The James Lab at University of Michigan is dedicated to increasing diversity, equity, inclusion, and justice (DEIJ) in our research group and communities. As mycophiles, we wish everyone were able to pursue their passion for science and love for fungi. However, there is clear and alarming underrepresentation in our field, especially of Black, Indigenous, and other People of Color (BIPOC). We recognize that both historical and contemporary forces such as white supremacy, sexism, and xenophobia serve as unacceptable obstacles to peoples’ right to equitable access to the University of Michigan and mycology in general. When marginalized individuals access these spaces, overt and covert discrimination, microaggressions, and implicit biases diminish their wellbeing and success. Far too often the necessary and challenging work of increasing equity falls on the shoulders of those who are victims of oppression, creating a burden that is underrecognized, undercompensated, and occupies time and energy that unaffected colleagues are able to use on science and other career advancements. Members of the James Lab commit to advocating for policies and practices at the department and university level that increase the equitable access to scientific advancement, working to reduce or eliminate policies that lead to discrimination and unequal representation of groups, and interrogating our own biases and behaviors to best promote a safe and equitable space for all. Advocating for policy change and deconstructing internalized biases and racist thoughts and actions is a lifelong process. We know that we will inevitably make mistakes along the way but we commit to holding ourselves and each other accountable to our stated values and to welcome feedback with open hearts, open ears, and gratitude.

The following are principles and goals that we as a group hold as fundamental to increasing justice, equity, diversity, and inclusion in our research group and communities. We will review this list annually, or on an as-needed basis, and develop concrete actions to accomplish during the year in the spirit of these principles:

  1. Have honest conversations calling out our microaggressions. a. We expect lab members not targeted by the microaggressive comment/action to take the lead in intervening and engaging the perpetrator in this conversation. To learn to do this effectively, we will participate in bystander intervention training. b. In these conversations, we will prioritize our learning and leave our egos behind. We will not attempt to re-center the conversation around our feelings by defending our intentions. Instead, we will listen to the effective outcome of our behaviors (i.e. “impact vs. intent”). c. Utilize the Re-AACT framework to develop a heartfelt and thoughtful apology with the understanding that growth requires learning; as much as we defend ourselves to prove that we have “made it” or that we did nothing wrong because we did not intend harm, we are neglecting opportunities for growth as better community members: 1) reflect, 2) acknowledge, 3) apologize, 4) change your behavior, and 5) thank the person for the lesson.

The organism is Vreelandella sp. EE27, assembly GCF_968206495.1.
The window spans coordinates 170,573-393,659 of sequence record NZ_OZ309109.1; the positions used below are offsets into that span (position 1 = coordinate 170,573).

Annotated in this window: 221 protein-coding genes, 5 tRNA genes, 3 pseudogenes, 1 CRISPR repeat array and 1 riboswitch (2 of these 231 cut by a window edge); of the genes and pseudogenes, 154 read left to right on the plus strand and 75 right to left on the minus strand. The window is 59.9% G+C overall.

2. Have regular, informed discussions centered around promoting justice, equity, diversity, and inclusion in mycology and the Ecology and Evolutionary Biology (EEB) Department at University of Michigan, including reading scholarship, inviting and compensating speakers who are experts in this work, and actively supporting and engaging with the science of underrepresented researchers.
  3. Each year collectively read a well-regarded book as a lab to increase our racial stamina, practice having cross-cultural dialogues, and build a common vocabulary, as well as dedicate at least one lab meeting per semester to DEIJ skill building.
  4. Actively highlight mycologists of color in our teaching and lab meetings.
  5. Acquire funding and pledge to financially support entry-level research positions for all individuals, including BIPOC and other minoritized/marginalized individuals, in our group and train ourselves to be effective mentors to reduce discrimination and inequity at the very beginning of an individual’s research trajectory.
  6. Monitor, discuss, and respond to threats to the safety of BIPOC, women, LGBTQ+ people, and others and their intersectional identities when conducting fieldwork and benchwork, and come up with safety nets and policies that can decrease potential harm.
  7. Advocate for valuing equity work in hiring and promotions in the EEB department, consistent with the importance of diversity, equity, and inclusion in the mission of the college of Literature, Science, and the Arts (LSA) along with research and teaching.
  8. Work to include antiracist/anti-discriminatory education in the prelim process (e.g. history of one’s scientific field; evidence for prevalence and effects of racism in science, academia, and environmentalism; decolonizing our research and syllabi), again, consistent with the mission of the college of LSA.

Alden Dirks
Kevin Amses
Rebecca Clemons
Tim James
Jillian Myers
William Argiroff
D. Rabern Simmons
Annie Bonds
Gustavo Jeronimo
Kensuke Seto
Nicholas Medina
Rob Powers

Sept. 18, 2020